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General News of Thursday, 26 September 2019


M-CODe, Partners want strengthened maintenance regulations for WASH in schools

Some participants at the WASH National Symposium Some participants at the WASH National Symposium

The Media Coalition against Open Defecation (M-CODe), in partnership with World Vision and the Greater Accra Metropolitan Area (GAMA) have called for intensification and strengthening of maintenance regulations of Water, Sanitation and Hygiene (WASH) facilities in public basic schools.

The call followed a number of visits by members of M-CODe, GAMA and World Vision to schools that benefited from the GAMA improved toilet facility project.

They made the call at a National Symposium in Accra on the theme, “The State of WASH in Ghanaian Schools: Remedies and Actions.”

Members observed that beneficiary schools poorly maintained their WASH facilities due to poor supervision on the part of school authorities and the district level of the Ghana Education Service (GES) authorities, especially the Circuit Supervisors.

Mr Yaw Atta Arhin, WASH Technical Coordinator of World Vision Ghana, said access to WASH facilities in schools had been a huge challenge, adding that, between 2013 and 2018, access to toilet and sanitation facilities in public basic schools increased by only five per cent, from 60 per cent to 65 per cent.

With access to safe water, private schools recorded a reduction, from 84 to 82 per cent, while public schools had a reduction from 78 to 74 per cent.

The Ministry of Sanitation, meanwhile, was one of the sectors that received huge sums of funds for developmental projects, he noted.

He, therefore, called on the Media and the public to play a watchdog role to put authorities on their toes to ensure that they implement sustainable WASH developmental projects.

Mr Patrick Yaw Boamah, the Deputy Minister of Sanitation and Water Resources said government had invested almost a billion dollars in the water and sanitation sector to improve on them.

He said the Community Water and Sanitation Agency, under the Ministry of Sanitation, had also installed over 20,000 toilet facilities in six regions across the country.

Speaking on the supervision of WASH facilities in schools, Mr Boamah, who is also the Member of Parliament for Okaikwei Central Constituency said, the Metropolitan, Municipal and District Assemblies especially, within his jurisdiction, were performing their supervisory roles and dragging perpetrators to face the law.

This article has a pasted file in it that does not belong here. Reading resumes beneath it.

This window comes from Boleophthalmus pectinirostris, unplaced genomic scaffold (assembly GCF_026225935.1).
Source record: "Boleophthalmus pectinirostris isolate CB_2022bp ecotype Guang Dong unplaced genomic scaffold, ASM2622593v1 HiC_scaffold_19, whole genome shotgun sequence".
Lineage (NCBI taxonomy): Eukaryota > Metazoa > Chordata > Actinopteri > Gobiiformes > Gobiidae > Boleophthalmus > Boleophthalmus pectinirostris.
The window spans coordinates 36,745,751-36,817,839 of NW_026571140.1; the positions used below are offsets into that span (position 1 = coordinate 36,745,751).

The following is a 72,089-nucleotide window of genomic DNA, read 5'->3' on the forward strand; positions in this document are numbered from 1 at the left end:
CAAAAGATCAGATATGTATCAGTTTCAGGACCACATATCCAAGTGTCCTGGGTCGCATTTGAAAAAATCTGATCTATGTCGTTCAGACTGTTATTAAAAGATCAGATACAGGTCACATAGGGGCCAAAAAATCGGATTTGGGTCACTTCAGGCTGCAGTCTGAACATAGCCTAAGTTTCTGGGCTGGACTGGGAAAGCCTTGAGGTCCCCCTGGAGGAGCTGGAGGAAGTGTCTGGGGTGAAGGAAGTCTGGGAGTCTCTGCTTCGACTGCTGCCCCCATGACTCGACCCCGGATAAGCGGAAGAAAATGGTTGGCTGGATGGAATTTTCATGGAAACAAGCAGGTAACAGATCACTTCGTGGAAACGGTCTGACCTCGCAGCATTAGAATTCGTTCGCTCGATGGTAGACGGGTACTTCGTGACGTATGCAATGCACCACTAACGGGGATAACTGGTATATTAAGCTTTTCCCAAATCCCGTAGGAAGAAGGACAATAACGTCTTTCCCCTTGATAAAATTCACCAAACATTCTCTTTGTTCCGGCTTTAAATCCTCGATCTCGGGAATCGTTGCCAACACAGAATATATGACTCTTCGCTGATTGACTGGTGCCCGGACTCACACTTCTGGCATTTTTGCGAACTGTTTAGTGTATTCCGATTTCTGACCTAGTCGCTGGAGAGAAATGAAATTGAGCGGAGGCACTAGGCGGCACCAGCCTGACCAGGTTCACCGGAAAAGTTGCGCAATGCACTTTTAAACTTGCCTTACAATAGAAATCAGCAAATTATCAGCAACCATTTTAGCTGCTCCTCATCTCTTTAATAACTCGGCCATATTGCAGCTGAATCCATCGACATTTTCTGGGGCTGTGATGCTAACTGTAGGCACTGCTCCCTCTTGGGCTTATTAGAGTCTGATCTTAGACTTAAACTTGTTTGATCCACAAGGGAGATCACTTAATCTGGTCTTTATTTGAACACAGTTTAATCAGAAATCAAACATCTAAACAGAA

He urged the MMDAs to be very tough on enforcement of sanitation byelaws and also resource their members to use the law in their operations.

Dr Yaw Osei Adutwum, the Deputy Minister of Education, said personal and environmental hygiene formed part of the curriculum of the Ghana Education Service and were essential ingredients in the education of pupils and students, in both basic and senior high schools.

A key step to improve sanitation is to educate citizens on habits that worsen the situation and crucial to this, was shaping the behavioral attitudes of children and ingraining them, as part of their psyche, he said.

Dr Adutwum explained that, when done properly and effectively, it would form firm foundations for their attitudes as they grow older and become adult citizens.

Mr Ben Arthur, a WASH Consultant to UNICEF said totally preventing community members from using WASH facilities in schools would be challenging, unless measures are put in place to help them to get such facilities in the communities.

“If schools within a community have toilet facilities and the community members don’t have one, definitely the community would compete with the schools over the facility. It is therefore important to advocate communities to get such facilities,” he said.

He called on Heads of school to find innovative ways to generate funds to maintain their schools’ WASH facilities and desist from depending solely on government for all their financial support.

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